historian, author, film producer

Tag: Marshall McLuhan (page 1 of 1)

The Railroad’s “Green Pasture”, New Media, and Digital Humanities

This week’s reading for our Digital Humanities seminar included Marshall McLuhan and Quinten Fore’s The Medium is the Massage: An Inventory of Effects and Helen J. Burgess and Jeanne Hamming’s new piece in Digital Humanities Quarterly, “New Media in the Academy: Labor and the Production of Knowledge in Scholarly Multimedia.”

Marshall McLuhan undertakes among other things a brief discussion of the railway and its social effects in almost the exact center of what one student called his “non-book book.” The railroad, McLuhan explains, “radically altered the personal outlooks and patterns of social interdependence.” He predicts that the “electronic” media in post-war America will have different effects however. The electronic age will produce not suburban worlds but a “circuited city,” an “information megalopolis.”

The railroad, according to McLuhan, created a mythic past even as it transformed society. Clearly drawing on Leo Marx’s 1964 classic The Machine in the Garden, McLuhan calls this effect “the myth of a green pasture world of innocence.” But, my students were interested in the way McLuhan’s polemical piece “runs into the other end of his own ideas.” One student suggested that McLuhan calls for a return to a childlike perception, exemplified in the aural not visual and in the non-linear not linear. Is this not also a green pasture? Does the way media “work us over” circularly create a green pasture?

So, much of McLuhan’s text and presentation rings true forty years later of course. These quotations elicited the most discussion not surprisingly:

“societies have always been shaped more by the nature of the media by which men communicate than by the content of the communication.”

“all media work us over completely. They are so pervasive in their personal, political, economic, aesthetic, psychological, moral, ethical, and social consequences that they leave no part of us untouched, unaffected, unaltered.”

“in the name of progress our official culture is striving to force the new media to do the work of the old.”

The Age of Anxiety is “in great part, the result of trying to do today’s job with yesterday’s tools–with yesterday’s concepts.”

To many of these students, we are currently in academe forcing the new media to do the work of the old. In fact, this is what so disturbed them about McNeely and Wolverton’s apparent disregard for blogs, wikis, and other forms of scholarly creativity. Pointing out that McLuhan’s celebration of the amateur had special relevance in this context, one student cautioned, “digital humanists ought not overly professionalize. Creativity, especially the creativity that sounds outlandish to professionals, is key to innovation.”

Although we did not have time to discuss the recent Digital Humanities Quarterly article in detail, students focused on the apparent paradox of digital humanities in tenure and promotion. How it is that Deborah Lines Anderson might argue ostensibly for counting digital work toward tenure in Digital Scholarship in the Tenure, Promotion, and Review Process, but at the same time define digital scholarship “as independent from the medium by which it is produced.” In other words, seeing tools only as a “means to an end” and privileging the “act of creation” misses an important series of instantiations or practices worthy of consideration. Using Bruno Latour’s concept of ‘hybrids’, Burgess and Hamming get us closer to understanding why we must reconsider what we mean by new media or digital humanities and how they relate to “the problem of genre and tenure.”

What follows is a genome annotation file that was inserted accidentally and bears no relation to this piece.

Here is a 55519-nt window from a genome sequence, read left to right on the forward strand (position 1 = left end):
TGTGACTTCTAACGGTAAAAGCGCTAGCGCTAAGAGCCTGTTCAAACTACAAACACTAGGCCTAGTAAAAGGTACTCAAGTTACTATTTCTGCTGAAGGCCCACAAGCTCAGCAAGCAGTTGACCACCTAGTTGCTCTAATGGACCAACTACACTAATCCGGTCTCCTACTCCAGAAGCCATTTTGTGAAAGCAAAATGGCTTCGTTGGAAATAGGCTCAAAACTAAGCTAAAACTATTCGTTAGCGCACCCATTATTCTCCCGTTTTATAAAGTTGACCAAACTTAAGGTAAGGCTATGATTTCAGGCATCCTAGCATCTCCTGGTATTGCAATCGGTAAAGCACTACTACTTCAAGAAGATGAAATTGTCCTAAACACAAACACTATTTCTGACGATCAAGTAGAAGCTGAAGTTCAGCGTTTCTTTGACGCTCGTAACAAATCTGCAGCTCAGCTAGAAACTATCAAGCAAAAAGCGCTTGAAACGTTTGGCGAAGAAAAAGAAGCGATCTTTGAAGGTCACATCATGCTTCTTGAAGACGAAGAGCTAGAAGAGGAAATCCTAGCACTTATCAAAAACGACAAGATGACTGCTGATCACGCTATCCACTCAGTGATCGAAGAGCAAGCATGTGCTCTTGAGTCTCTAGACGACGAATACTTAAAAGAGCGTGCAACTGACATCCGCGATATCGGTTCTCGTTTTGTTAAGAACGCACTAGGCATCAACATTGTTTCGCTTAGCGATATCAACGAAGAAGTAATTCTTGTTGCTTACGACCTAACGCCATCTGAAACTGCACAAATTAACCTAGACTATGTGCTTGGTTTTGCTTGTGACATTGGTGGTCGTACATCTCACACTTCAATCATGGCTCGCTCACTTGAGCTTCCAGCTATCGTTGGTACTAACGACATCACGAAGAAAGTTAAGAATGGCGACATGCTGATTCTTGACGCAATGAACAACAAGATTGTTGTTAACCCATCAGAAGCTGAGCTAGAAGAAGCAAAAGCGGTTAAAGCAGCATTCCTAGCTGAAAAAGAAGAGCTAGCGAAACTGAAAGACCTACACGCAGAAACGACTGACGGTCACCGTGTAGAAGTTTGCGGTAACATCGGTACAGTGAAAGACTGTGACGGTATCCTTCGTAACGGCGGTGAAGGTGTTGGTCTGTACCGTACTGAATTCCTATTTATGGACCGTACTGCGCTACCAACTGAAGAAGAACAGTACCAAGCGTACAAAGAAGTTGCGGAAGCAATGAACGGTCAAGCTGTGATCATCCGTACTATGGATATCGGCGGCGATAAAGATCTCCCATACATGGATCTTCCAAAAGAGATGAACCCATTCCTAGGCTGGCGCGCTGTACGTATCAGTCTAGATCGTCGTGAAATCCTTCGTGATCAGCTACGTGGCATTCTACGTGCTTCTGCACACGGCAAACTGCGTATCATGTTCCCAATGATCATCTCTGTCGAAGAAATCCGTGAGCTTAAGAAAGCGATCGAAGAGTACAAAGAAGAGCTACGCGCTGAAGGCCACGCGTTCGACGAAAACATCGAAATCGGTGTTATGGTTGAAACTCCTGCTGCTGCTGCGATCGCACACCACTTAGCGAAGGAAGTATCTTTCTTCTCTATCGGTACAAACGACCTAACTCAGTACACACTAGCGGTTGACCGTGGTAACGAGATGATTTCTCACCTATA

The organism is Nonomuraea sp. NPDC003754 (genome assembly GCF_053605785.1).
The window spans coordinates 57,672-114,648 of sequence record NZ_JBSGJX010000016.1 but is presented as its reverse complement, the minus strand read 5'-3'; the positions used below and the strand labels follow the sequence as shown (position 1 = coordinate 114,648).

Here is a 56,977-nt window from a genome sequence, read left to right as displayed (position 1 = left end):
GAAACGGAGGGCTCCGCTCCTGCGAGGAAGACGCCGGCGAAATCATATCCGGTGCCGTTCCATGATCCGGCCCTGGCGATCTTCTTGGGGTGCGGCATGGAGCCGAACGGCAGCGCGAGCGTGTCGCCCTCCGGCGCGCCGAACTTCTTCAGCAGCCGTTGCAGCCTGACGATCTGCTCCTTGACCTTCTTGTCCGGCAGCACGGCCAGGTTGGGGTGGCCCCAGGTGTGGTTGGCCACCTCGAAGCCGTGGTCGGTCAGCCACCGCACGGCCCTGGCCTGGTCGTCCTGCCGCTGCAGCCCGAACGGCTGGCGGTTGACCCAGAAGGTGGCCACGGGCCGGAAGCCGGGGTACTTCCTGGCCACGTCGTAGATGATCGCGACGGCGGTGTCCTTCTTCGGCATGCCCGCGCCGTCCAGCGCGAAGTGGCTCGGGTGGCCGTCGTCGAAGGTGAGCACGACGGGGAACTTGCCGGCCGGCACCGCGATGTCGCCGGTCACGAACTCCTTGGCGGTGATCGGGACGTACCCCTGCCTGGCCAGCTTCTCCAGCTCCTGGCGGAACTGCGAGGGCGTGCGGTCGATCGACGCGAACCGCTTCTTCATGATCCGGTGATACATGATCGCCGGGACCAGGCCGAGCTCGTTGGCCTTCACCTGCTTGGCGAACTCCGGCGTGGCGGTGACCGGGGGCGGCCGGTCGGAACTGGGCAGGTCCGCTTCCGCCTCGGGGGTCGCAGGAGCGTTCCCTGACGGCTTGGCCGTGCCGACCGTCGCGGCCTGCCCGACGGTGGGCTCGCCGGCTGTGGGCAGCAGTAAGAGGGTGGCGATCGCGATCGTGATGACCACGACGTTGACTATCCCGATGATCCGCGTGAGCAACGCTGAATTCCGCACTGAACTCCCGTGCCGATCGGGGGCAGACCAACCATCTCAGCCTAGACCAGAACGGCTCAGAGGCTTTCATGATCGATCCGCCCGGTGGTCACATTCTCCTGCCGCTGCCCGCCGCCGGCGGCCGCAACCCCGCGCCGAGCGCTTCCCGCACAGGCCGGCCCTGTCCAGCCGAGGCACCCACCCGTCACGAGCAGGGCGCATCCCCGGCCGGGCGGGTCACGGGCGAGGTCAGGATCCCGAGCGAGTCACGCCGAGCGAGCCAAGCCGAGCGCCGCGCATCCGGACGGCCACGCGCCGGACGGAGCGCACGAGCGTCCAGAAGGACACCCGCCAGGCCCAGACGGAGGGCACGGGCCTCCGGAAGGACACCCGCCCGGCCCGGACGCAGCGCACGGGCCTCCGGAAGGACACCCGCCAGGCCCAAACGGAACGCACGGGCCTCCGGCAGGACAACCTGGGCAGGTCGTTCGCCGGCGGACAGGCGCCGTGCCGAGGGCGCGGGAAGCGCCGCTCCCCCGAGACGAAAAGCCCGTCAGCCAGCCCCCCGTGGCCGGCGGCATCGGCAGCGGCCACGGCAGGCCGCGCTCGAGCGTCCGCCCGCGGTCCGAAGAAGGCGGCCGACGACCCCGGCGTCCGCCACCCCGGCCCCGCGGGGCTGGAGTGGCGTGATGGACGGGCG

I found myself thinking anew about the railroad as a hybrid agent–something I’d been writing about and considering for the better part of five years. And further what constitutes a scholarly work and how to present that work, and how we need more examples of non-linear digital scholarship to break free of forcing the new media to do the work of the old.

So much scholarly media “relies heavily on graphical interfaces, navigational schemas, and visual layout,” Burgess and Hamming point out. We are building, in digital humanities, new interfaces to knowledge and information, just at the interfaces railroads produced shaped conceptions of time, space, and society–and were represented through Charles Joseph Minard with his railroad-inspired cartes figuratives. Railroads too changed the way we thought of the body and became an extension of the body. Burgess and Hamming call for a radical act of “performing scholarship” but their great insight here is that digital humanities and new media represent a significant watershed in the “materiality of knowledge production.”

We should look out for our own “green pastures” that come with the new media.

(A good part of our class time was dedicated to discussion about our iPad app challenge and this will be included in a later post.)

Book Arrives

Today at 10:00 a.m. the UPS man showed up in my office with a manila envelope from Yale University Press, and in it was The Iron Way: Railroads, the Civil War, and the Making of Modern America, printed and bound and delivered. In three dimensions. The object. A book. On my desk. Along with the book came a very nice letter from Christopher Rogers, my editor at Yale. What a day!

When the UPS man arrived, I happen to be reading Marshall McLuhan and Quentin Fore’s The Medium is the Massage: An Inventory of Effects for my class, which we’ll discuss on Thursday. And also on my desk there is Edward L. Ayers, an oldie but a goodie, Vengeance and Justice, for a graduate student discussion.